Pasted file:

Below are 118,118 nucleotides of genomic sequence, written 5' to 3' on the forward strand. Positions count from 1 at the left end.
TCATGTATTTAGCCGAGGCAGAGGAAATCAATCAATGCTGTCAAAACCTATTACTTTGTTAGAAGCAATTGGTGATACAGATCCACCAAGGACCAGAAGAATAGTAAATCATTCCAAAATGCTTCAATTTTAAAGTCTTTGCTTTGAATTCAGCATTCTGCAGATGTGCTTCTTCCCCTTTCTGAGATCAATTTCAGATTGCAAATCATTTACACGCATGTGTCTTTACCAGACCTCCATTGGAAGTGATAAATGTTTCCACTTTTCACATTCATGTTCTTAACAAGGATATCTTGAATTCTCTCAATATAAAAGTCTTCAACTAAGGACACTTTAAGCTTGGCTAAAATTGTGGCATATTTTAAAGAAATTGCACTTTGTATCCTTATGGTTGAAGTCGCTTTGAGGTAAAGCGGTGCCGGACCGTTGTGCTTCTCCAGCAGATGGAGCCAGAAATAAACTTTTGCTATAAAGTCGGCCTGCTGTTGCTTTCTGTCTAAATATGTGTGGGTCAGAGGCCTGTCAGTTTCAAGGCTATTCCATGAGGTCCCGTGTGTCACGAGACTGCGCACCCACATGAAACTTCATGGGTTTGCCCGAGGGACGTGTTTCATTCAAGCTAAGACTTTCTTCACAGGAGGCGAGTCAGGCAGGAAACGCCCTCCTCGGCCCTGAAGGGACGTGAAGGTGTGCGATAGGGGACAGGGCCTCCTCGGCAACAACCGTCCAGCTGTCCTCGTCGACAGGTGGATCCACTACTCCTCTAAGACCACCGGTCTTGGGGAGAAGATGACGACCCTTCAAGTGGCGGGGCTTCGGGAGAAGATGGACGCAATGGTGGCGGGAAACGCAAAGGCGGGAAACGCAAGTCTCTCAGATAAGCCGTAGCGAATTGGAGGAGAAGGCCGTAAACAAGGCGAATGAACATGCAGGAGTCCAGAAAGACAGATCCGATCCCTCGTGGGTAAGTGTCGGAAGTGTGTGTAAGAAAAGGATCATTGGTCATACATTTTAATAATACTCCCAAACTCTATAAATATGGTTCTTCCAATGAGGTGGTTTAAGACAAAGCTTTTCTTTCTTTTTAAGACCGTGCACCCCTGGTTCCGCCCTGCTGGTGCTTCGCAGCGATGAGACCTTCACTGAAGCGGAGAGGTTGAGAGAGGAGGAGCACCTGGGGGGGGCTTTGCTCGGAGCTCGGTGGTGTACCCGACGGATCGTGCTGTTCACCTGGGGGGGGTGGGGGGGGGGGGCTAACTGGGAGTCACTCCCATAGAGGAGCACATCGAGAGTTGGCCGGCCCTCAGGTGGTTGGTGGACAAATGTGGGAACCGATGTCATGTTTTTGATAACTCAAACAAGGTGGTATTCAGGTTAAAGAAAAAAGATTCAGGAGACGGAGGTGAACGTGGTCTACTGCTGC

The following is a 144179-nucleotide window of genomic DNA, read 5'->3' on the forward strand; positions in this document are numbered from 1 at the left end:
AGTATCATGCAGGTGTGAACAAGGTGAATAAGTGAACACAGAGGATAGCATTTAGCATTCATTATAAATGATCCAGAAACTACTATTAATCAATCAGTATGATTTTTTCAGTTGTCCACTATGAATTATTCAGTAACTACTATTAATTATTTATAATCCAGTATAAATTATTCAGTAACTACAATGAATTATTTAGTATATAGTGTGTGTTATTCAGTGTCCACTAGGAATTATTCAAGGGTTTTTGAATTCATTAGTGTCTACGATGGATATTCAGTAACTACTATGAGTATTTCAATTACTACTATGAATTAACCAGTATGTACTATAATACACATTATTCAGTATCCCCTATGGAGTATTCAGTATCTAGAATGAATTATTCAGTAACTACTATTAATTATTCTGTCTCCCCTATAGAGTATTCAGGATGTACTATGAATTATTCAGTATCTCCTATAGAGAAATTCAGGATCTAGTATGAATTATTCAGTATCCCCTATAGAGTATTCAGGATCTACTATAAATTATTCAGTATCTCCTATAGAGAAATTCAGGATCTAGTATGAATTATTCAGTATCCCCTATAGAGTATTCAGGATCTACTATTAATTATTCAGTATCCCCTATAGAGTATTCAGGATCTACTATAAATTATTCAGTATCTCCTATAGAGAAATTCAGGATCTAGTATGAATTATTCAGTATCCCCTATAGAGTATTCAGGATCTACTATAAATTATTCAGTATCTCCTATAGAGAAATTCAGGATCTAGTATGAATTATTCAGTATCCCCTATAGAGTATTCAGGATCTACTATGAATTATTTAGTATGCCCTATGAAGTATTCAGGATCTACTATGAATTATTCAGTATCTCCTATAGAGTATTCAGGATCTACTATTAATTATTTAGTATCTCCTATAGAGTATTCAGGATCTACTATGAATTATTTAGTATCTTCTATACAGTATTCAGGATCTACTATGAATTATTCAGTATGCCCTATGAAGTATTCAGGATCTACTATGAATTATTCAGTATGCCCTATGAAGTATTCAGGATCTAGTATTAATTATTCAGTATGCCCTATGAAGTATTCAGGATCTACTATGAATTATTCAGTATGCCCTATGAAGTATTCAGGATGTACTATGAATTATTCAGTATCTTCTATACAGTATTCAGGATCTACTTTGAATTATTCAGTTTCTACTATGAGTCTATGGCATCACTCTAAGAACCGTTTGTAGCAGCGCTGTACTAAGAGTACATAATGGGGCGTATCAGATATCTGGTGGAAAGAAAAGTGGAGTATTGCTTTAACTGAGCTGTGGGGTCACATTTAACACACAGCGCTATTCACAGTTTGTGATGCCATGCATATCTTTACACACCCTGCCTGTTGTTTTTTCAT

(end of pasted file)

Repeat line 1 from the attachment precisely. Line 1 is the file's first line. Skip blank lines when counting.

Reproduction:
Below are 118,118 nucleotides of genomic sequence, written 5' to 3' on the forward strand. Positions count from 1 at the left end.